“I was in accounting and I worked right alongside my managers,” Witt said. “I really enjoyed my manager co-workers. And when I went back, I think there was a higher level of respect on both sides. We didn’t have near the problems” that other returning workers had.

But the turmoil wasn’t over. The company, whose representatives were unable to respond to written questions submitted for this story, then decided it could make more money selling the cheap allotment of electricity and shuttered the Mead smelter in December 2000. It was eventually scrapped.

Two years later, Kaiser filed for bankruptcy , emerging from it in 2006.

Forsyth, the economist, said the story of Kaiser played out with many manufacturers across the country.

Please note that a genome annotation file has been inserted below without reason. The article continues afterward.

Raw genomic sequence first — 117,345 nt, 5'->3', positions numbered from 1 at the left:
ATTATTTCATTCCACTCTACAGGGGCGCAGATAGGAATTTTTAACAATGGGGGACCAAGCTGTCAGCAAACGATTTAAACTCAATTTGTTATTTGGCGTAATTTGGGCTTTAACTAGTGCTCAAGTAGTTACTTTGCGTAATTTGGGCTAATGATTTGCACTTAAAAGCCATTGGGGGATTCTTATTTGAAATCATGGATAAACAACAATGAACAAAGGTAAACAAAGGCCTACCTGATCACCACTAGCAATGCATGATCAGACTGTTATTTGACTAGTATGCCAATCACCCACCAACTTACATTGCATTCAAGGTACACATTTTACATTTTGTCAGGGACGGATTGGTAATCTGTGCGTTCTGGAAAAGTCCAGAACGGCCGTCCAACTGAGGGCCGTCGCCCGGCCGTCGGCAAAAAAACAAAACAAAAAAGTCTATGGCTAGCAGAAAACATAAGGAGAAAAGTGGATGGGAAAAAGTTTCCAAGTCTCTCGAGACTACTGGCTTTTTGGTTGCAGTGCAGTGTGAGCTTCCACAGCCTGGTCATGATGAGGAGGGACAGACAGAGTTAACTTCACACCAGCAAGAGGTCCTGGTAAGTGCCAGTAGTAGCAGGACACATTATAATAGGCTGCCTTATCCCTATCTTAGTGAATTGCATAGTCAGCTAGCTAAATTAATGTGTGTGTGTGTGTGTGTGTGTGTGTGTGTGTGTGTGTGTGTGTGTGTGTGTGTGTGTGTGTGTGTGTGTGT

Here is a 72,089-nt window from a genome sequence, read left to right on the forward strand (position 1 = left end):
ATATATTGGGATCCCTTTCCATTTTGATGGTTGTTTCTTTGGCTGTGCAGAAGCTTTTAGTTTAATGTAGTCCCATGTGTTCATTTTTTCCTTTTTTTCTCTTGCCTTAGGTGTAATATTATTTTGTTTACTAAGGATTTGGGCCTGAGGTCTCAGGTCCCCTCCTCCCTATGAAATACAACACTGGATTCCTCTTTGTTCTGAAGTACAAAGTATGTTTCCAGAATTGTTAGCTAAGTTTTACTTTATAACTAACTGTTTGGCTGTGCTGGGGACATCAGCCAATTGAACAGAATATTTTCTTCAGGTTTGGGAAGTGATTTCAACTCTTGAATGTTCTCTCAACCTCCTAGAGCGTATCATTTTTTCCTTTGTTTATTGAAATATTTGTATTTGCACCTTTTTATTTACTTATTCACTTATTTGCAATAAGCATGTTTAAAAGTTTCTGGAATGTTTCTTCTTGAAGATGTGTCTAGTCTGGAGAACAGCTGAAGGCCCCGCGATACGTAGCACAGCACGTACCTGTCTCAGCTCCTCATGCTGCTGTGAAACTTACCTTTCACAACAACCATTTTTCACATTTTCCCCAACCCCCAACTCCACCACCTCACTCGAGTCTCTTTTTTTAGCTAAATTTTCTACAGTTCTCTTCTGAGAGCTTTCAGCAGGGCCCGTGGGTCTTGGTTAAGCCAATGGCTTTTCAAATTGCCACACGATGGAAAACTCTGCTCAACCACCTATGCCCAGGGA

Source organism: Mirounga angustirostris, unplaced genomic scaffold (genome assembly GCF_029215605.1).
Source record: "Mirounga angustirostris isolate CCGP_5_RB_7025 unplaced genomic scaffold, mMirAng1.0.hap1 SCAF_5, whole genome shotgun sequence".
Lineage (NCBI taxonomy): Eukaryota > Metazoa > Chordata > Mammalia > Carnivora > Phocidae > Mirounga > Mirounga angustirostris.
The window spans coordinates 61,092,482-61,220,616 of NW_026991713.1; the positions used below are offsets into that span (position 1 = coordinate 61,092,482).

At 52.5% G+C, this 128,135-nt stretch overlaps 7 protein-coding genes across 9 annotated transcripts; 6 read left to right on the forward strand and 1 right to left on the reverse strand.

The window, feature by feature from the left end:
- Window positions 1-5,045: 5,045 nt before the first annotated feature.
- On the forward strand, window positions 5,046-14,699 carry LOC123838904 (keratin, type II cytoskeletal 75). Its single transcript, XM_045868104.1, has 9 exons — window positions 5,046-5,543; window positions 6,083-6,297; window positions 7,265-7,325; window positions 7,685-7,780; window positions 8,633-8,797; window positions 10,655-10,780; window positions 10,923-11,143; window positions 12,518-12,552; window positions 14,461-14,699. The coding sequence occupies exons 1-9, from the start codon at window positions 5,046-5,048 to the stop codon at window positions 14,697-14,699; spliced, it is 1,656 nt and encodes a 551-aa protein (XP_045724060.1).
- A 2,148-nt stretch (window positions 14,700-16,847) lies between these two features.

“The reality for a lot of manufacturing companies was they held a pretty dominant position after World War II because the rest of the world was kind of a mess,” he said. “But the rest of the world had grown up a lot economically. Companies like Kaiser have a lot more competition.”

It began the process of what economists call “hollowing out the middle,” in which good-paying, blue-collar jobs across the country began disappearing.

“Its important to the extent that (Kaiser) is still providing those middle-wage jobs that have been under pressure for the last three decades,” Forsyth said. “We’ve had the rise of the service sector relative to manufacturing jobs since then.”

Now retired, Witt said it takes about one beer to peel back the scabs left over from the labor dispute. But, he still has friends working at Kaiser, and he understands that both the union and management have enjoyed a much better working relationship in recent years.

“For me, personally, it’s behind me,” Witt said. “I had to take a lot of strides to not let it affect me the rest of my life. I saw a lot of people suffer during that. And, I felt from the get-go that it was definitely not necessary.”